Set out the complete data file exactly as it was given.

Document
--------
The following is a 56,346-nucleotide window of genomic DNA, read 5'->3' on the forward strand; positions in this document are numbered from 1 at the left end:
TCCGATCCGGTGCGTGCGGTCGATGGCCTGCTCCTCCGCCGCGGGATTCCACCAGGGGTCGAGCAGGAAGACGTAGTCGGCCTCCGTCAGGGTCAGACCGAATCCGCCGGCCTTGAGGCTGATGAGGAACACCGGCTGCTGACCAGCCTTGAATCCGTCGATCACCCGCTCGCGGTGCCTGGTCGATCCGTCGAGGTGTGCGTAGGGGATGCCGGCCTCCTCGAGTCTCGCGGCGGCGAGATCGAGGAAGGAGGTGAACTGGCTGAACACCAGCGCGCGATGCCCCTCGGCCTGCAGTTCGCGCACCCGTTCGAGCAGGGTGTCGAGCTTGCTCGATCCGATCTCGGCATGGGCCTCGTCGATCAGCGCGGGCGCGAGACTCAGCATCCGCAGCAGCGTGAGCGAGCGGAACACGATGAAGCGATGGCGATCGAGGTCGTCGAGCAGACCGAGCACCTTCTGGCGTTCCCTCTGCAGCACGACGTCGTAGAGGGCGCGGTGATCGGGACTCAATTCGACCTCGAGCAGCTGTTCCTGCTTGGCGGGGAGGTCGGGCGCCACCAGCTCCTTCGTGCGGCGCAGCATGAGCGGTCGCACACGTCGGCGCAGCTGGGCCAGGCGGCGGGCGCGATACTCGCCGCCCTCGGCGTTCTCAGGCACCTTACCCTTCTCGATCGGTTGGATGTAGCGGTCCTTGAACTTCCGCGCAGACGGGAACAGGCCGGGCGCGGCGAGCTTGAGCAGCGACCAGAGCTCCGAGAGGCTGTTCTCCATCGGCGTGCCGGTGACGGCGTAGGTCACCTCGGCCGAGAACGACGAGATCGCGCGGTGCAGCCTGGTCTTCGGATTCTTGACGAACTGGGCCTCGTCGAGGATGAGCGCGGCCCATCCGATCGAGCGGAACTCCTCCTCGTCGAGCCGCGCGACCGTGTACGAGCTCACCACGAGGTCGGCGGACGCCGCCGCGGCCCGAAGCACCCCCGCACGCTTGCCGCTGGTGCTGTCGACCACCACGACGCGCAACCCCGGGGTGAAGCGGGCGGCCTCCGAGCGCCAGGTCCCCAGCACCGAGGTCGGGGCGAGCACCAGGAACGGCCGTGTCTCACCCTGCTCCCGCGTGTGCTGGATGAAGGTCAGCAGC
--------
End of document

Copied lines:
The following is a 56,346-nucleotide window of genomic DNA, read 5'->3' on the forward strand; positions in this document are numbered from 1 at the left end:
TCCGATCCGGTGCGTGCGGTCGATGGCCTGCTCCTCCGCCGCGGGATTCCACCAGGGGTCGAGCAGGAAGACGTAGTCGGCCTCCGTCAGGGTCAGACCGAATCCGCCGGCCTTGAGGCTGATGAGGAACACCGGCTGCTGACCAGCCTTGAATCCGTCGATCACCCGCTCGCGGTGCCTGGTCGATCCGTCGAGGTGTGCGTAGGGGATGCCGGCCTCCTCGAGTCTCGCGGCGGCGAGATCGAGGAAGGAGGTGAACTGGCTGAACACCAGCGCGCGATGCCCCTCGGCCTGCAGTTCGCGCACCCGTTCGAGCAGGGTGTCGAGCTTGCTCGATCCGATCTCGGCATGGGCCTCGTCGATCAGCGCGGGCGCGAGACTCAGCATCCGCAGCAGCGTGAGCGAGCGGAACACGATGAAGCGATGGCGATCGAGGTCGTCGAGCAGACCGAGCACCTTCTGGCGTTCCCTCTGCAGCACGACGTCGTAGAGGGCGCGGTGATCGGGACTCAATTCGACCTCGAGCAGCTGTTCCTGCTTGGCGGGGAGGTCGGGCGCCACCAGCTCCTTCGTGCGGCGCAGCATGAGCGGTCGCACACGTCGGCGCAGCTGGGCCAGGCGGCGGGCGCGATACTCGCCGCCCTCGGCGTTCTCAGGCACCTTACCCTTCTCGATCGGTTGGATGTAGCGGTCCTTGAACTTCCGCGCAGACGGGAACAGGCCGGGCGCGGCGAGCTTGAGCAGCGACCAGAGCTCCGAGAGGCTGTTCTCCATCGGCGTGCCGGTGACGGCGTAGGTCACCTCGGCCGAGAACGACGAGATCGCGCGGTGCAGCCTGGTCTTCGGATTCTTGACGAACTGGGCCTCGTCGAGGATGAGCGCGGCCCATCCGATCGAGCGGAACTCCTCCTCGTCGAGCCGCGCGACCGTGTACGAGCTCACCACGAGGTCGGCGGACGCCGCCGCGGCCCGAAGCACCCCCGCACGCTTGCCGCTGGTGCTGTCGACCACCACGACGCGCAACCCCGGGGTGAAGCGGGCGGCCTCCGAGCGCCAGGTCCCCAGCACCGAGGTCGGGGCGAGCACCAGGAACGGCCGTGTCTCACCCTGCTCCCGCGTGTGCTGGATGAAGGTCAGCAGC